Spain has been through nine straight quarterly economic contractions, but after nearly two painful years the euro zone’s fourth-biggest economy has finally come out of recession with third-quarter growth up 0.1 percent, the Bank of Spain said Wednesday. 

The country's rate of unemployment and increased poverty is now at its slowest since the global financial crisis in 2008. This will be seen as a victory for the ruling conservative party that has pushed through deeply unpopular spending cuts during its two years in power.

But Spain is not out of the woods yet. Unemployment was still high, at 26.3 percent in the second quarter, representing the second-worst rate in Europe behind Greece, according to the Bank of Spain's latest figures.

The news, hot on the heels of Ireland’s and Portugal’s escape from recession during the first quarter, leaves Europe with six countries still in the doldrums of a recession: Cyprus, Estonia, Greece, Italy, the Netherlands and Slovenia. The only reason Europe is out of recession is thanks to big second-quarter growth in countries like Germany and France and serious improvement in some of the smaller ones that were hit hard by declining global finance.

Like Spain, many of the countries that have got out of recession still suffer badly from unemployment and huge public debts. Here are some European countries that are still struggling with a recession.


Greece’s economy remains in recession, contracting 4.6 percent in the recently completed quarter compared to a year earlier. Growth is expected in the fourth-quarter but meanwhile the nation remains in a depression, according to Barry Bosworth, economist at the Brookings Institute. "It goes way beyond anything that looks like a recession," he said. "It's absolutely appropriate to refer to Greece as in a depression."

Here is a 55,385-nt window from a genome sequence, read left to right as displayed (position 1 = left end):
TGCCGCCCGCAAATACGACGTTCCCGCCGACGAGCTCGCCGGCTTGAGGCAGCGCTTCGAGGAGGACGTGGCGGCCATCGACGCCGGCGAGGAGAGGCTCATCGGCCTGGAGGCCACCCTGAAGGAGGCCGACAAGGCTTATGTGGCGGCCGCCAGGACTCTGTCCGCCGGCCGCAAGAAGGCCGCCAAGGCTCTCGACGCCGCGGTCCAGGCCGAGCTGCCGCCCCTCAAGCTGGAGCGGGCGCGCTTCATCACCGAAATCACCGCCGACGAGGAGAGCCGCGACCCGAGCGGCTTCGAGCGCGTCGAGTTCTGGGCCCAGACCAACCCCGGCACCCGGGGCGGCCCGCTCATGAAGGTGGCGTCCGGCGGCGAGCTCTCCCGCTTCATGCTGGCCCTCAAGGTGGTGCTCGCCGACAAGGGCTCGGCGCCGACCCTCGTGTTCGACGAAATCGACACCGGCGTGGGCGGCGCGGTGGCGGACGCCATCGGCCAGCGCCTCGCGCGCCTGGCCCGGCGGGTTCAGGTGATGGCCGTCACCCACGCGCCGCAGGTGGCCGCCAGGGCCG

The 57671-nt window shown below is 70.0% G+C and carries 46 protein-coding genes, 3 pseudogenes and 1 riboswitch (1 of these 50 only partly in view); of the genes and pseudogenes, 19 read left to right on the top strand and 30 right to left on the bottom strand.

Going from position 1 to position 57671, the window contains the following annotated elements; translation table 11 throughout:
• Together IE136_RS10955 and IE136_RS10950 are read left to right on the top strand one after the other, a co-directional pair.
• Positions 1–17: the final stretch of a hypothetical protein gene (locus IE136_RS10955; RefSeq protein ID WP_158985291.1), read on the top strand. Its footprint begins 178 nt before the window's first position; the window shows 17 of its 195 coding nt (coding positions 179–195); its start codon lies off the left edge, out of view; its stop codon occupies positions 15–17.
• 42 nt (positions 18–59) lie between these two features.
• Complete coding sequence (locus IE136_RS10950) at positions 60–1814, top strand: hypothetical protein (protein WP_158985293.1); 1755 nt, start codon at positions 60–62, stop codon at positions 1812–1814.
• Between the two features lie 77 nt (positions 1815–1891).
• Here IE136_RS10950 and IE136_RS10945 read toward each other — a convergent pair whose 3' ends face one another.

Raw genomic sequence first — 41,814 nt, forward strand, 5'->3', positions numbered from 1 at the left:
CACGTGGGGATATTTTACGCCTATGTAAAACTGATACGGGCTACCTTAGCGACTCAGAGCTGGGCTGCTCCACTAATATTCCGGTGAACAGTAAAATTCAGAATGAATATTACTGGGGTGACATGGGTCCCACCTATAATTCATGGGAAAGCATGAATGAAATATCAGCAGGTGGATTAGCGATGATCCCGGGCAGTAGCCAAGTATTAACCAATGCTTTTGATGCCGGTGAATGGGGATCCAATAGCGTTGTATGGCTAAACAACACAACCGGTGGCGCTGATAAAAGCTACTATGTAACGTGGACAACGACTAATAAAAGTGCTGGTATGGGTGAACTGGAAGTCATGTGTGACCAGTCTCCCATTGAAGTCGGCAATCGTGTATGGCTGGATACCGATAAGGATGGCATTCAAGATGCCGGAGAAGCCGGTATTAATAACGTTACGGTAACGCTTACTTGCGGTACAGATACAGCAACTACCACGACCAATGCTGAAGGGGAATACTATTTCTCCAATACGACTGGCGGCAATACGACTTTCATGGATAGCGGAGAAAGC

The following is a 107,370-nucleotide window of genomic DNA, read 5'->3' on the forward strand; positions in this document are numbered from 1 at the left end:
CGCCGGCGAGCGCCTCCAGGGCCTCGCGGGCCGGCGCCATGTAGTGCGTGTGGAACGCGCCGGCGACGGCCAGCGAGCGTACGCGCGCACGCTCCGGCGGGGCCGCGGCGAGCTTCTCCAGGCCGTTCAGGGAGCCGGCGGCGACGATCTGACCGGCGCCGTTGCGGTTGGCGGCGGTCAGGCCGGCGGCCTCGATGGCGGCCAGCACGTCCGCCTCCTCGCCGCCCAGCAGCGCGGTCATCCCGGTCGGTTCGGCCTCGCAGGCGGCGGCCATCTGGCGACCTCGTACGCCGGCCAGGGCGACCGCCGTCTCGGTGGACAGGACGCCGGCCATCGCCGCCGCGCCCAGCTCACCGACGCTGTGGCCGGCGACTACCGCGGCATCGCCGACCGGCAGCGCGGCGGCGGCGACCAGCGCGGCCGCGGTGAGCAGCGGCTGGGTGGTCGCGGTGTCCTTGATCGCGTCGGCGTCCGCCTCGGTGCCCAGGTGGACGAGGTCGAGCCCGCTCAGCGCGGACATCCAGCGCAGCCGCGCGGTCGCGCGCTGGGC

As business bankruptcies have skyrocketed, the economy has shrunk by around 24 percent since 2008, leaving unemployment at a record 27.6 percent and 65 percent for individuals under 25.

The government, under instructions from the European Union and the International Monetary Fund, has attempted many rounds of austerity to secure bailouts from the EU and the IMF.


The Italian economy has contracted for eight straight quarters and unemployment hovers around 12 percent. However, it did shrink by less than expected in the third quarter. The country has embarked on an austerity budget to get a grip on its massive public debt, which has grown to 130 percent of annual economic output.

The future doesn’t look bright for the Italian economy, in part because of political upheaval that many believe will render any sitting government too weak to push through effective reforms required to reduce debt and grow the economy.


The troubles of the small Mediterranean country were a direct result of the failing Greek economy; Cyprus needed to rescue its banks after they collapsed off the back of the defaulted Greek government bonds. Because deposits at one of the banks were seized to help pay for the bailout, it’s expected that this will spook investors and consumers.

It is expected that the Cypriot economy will shrink by 13 percent in 2014, but some analysts quoted in the media expect the contraction to be far worse.